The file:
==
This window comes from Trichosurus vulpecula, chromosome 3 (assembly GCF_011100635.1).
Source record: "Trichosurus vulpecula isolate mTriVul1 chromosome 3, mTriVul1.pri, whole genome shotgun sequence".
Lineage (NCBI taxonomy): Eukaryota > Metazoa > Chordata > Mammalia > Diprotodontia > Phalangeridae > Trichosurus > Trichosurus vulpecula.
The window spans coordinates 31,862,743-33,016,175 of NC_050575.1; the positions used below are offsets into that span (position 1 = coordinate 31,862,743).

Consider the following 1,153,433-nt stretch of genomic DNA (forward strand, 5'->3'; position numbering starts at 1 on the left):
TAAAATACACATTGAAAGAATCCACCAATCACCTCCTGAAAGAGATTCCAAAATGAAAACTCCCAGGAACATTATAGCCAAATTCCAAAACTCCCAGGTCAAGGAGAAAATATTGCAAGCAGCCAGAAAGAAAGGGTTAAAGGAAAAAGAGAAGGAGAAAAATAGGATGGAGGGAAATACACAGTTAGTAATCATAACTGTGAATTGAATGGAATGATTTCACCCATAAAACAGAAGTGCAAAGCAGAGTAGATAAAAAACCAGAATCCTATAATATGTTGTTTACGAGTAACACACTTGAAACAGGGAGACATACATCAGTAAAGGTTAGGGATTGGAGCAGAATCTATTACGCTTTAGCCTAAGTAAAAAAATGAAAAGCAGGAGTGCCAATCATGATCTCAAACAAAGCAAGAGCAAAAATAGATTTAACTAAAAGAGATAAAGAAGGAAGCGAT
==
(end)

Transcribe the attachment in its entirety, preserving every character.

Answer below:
This window comes from Trichosurus vulpecula, chromosome 3 (assembly GCF_011100635.1).
Source record: "Trichosurus vulpecula isolate mTriVul1 chromosome 3, mTriVul1.pri, whole genome shotgun sequence".
Lineage (NCBI taxonomy): Eukaryota > Metazoa > Chordata > Mammalia > Diprotodontia > Phalangeridae > Trichosurus > Trichosurus vulpecula.
The window spans coordinates 31,862,743-33,016,175 of NC_050575.1; the positions used below are offsets into that span (position 1 = coordinate 31,862,743).

Consider the following 1,153,433-nt stretch of genomic DNA (forward strand, 5'->3'; position numbering starts at 1 on the left):
TAAAATACACATTGAAAGAATCCACCAATCACCTCCTGAAAGAGATTCCAAAATGAAAACTCCCAGGAACATTATAGCCAAATTCCAAAACTCCCAGGTCAAGGAGAAAATATTGCAAGCAGCCAGAAAGAAAGGGTTAAAGGAAAAAGAGAAGGAGAAAAATAGGATGGAGGGAAATACACAGTTAGTAATCATAACTGTGAATTGAATGGAATGATTTCACCCATAAAACAGAAGTGCAAAGCAGAGTAGATAAAAAACCAGAATCCTATAATATGTTGTTTACGAGTAACACACTTGAAACAGGGAGACATACATCAGTAAAGGTTAGGGATTGGAGCAGAATCTATTACGCTTTAGCCTAAGTAAAAAAATGAAAAGCAGGAGTGCCAATCATGATCTCAAACAAAGCAAGAGCAAAAATAGATTTAACTAAAAGAGATAAAGAAGGAAGCGAT